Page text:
For Indian banks, rapid digitisation is not an option but a necessity

For Indian banks, rapid digitisation is not an option but a necessity
Anish Passi

For Indian banks, rapid digitisation is not an option but a necessity

Technology has touched almost every aspect of human life. The digital landscape has evolved to such an extent that we cannot imagine a single day of our lives without relying on digital mediums. The potential which digitisation holds is so enormous that it can transform every industry by connecting people, processes, data and things. In particular, this holds true for the banking industry, which needs to be digital-ready to embrace this technological wave.

As time goes by, the traditional banking system will become obsolete, giving way to something called Open Banking, which relies on APIs (Application Programming Interfaces) and analytics right from the back office to the front office, thereby delivering relevant products to customers and propelling banks towards growth. 

However, the reluctance of big banks in embracing newer technologies needs to be dealt with on a war footing.

Customers today are seeking an interactive banking experience. Companies that have ventured into the fin-tech space such as Amazon and Apple have already raised customer expectations on this front. 

To stay ahead, banks need cloud and analytics in the back office; APIs and Play software in the middle office; and Internet of Things (IoT) as well as mobile phones in the front office. All these technologies clubbed together make Open Banking possible.

In Open Banking, customers can review services and APIs can evaluate customers' data thereby increasing transparency and helping banks develop products and services that lead to better client experience and increased revenue. 

Ills of traditional banking

But what about traditional banking? It suffers from the following demerits:

Time-consuming: A customer has to visit the bank even to avail of small services like updating the passbook. Digitised banks, on the other hand, save a lot of time.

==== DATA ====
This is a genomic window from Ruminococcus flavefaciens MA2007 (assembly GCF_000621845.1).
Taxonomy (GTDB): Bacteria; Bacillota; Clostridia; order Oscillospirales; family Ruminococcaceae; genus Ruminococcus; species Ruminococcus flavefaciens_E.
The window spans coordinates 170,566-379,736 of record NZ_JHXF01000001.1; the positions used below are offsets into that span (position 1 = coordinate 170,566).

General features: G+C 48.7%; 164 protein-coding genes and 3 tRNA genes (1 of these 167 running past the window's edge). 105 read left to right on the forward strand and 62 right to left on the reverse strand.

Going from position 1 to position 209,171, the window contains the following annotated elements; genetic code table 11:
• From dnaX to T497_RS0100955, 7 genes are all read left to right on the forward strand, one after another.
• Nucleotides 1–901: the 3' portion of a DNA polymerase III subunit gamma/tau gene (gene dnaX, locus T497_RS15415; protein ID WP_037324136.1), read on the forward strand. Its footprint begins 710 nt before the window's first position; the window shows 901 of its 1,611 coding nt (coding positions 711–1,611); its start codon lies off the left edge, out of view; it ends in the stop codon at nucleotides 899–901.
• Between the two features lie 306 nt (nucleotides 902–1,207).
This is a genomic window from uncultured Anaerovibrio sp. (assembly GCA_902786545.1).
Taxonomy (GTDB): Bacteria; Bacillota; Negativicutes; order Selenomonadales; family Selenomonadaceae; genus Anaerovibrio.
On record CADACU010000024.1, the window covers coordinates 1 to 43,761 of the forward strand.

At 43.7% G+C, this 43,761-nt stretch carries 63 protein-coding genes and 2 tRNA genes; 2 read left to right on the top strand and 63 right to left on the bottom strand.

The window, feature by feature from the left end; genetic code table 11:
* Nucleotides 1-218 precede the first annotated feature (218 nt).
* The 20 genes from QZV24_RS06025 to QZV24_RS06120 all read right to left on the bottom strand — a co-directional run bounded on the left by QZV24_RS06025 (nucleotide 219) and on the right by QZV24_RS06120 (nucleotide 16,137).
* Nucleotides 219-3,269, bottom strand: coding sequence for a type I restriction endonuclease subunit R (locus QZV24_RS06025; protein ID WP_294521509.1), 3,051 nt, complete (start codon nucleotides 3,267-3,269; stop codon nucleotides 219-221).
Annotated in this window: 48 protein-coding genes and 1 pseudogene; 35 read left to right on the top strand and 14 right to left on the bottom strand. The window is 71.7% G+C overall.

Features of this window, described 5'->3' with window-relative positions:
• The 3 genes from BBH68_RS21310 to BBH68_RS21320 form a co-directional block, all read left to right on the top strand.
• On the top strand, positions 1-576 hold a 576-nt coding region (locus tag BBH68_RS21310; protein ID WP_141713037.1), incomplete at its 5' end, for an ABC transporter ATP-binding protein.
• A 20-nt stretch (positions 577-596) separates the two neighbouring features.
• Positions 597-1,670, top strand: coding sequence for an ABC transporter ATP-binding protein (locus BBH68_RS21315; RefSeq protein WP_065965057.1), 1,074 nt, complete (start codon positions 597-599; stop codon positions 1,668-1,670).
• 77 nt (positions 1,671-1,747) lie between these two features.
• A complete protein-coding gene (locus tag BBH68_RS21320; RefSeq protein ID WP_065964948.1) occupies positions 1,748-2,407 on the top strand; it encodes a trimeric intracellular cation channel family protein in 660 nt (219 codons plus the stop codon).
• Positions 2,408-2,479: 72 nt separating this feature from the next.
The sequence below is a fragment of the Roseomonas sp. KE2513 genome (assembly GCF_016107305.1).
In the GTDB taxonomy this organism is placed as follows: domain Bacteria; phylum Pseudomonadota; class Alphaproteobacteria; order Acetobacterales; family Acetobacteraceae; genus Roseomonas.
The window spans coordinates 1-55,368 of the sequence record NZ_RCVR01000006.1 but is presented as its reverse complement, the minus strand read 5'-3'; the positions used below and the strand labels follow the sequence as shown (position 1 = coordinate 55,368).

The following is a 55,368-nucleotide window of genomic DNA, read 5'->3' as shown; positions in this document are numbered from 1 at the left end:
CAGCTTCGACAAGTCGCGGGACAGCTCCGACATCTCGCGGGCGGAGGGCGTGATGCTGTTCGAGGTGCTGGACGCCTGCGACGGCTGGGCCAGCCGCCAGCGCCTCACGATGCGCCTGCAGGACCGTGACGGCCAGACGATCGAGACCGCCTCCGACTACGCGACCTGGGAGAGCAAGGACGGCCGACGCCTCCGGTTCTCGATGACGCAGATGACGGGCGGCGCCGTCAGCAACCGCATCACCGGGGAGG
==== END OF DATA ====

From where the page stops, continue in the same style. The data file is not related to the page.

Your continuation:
Time constraint: Traditional banks do not operate 24x7 whereas digital banking is round the clock.

Colossal costs: Traditional banks incur huge costs in order to maintain and expand network and workforce. These costs are zero in digital banking.

Legacy systems: Banks still rely on IT legacy systems, dating back to the 1970s, hindering their growth as well as the ability to bring new products to the market quickly. Digitisation of banks, especially Open Banking, relies on behavioural data of consumer that can help overcome these roadblocks.   

Apart from these demerits, there is fear that traditional banks will lose out to big Internet companies posturing themselves as viable alternatives to retail banking. Digitisation is, therefore, not an option but a necessity.

However, a big question still looms: will tech kill jobs? 

With every industry embracing towards technology and automation, jobs are said to be in danger. The same holds true for the banking sector as well.
However, only low-skill jobs such as those related to data entry, updating passbooks and KYC will be affected.

According to a report by global consultancy McKinsey, about 30% of the work done at the banks can be automated. Therefore, workforce involved in low-skill jobs must reskill themselves. This should, thus, be seen as an opportunity to rise up the skill ladder rather than a loss.

So, the picture is not that gloomy. Banks would be opening branches and redeploying low-skilled workers through re-skilling. And last but not least, tech cannot replace personal touch.

Bank digitisation in India

Bank digitisation in India has already picked up pace with almost every lender offering services like mobile banking and e-banking. This has reduced human error and generated more revenues. However, banks still face many challenges - external as well as internal. 

External challenges include lack of IT infrastructure in the country to connect people and banks, shortage of cybersecurity professionals, and the fact that most Indian customers still choose cash over digital transactions. 

Internal challenges include complacency in big Indian banks when it comes to their market position, lack of trust in new technologies among top leaders, and resistance from internal stakeholders (such as employees) to digitisation.

In the face of all this, the bank leadership must realise the importance of digitisation and convey it to all internal stakeholders. Top leaders must ensure their decisions translate into outcomes. 

With the Indian government aggressively promoting digital transactions on its Unified Payments Interface (UPI) system and BHIM app, the topmost agenda for all the banks should be rapid digitisation.

Anish Passi is director at NeoStencil, a test preparation startup. Views are personal.

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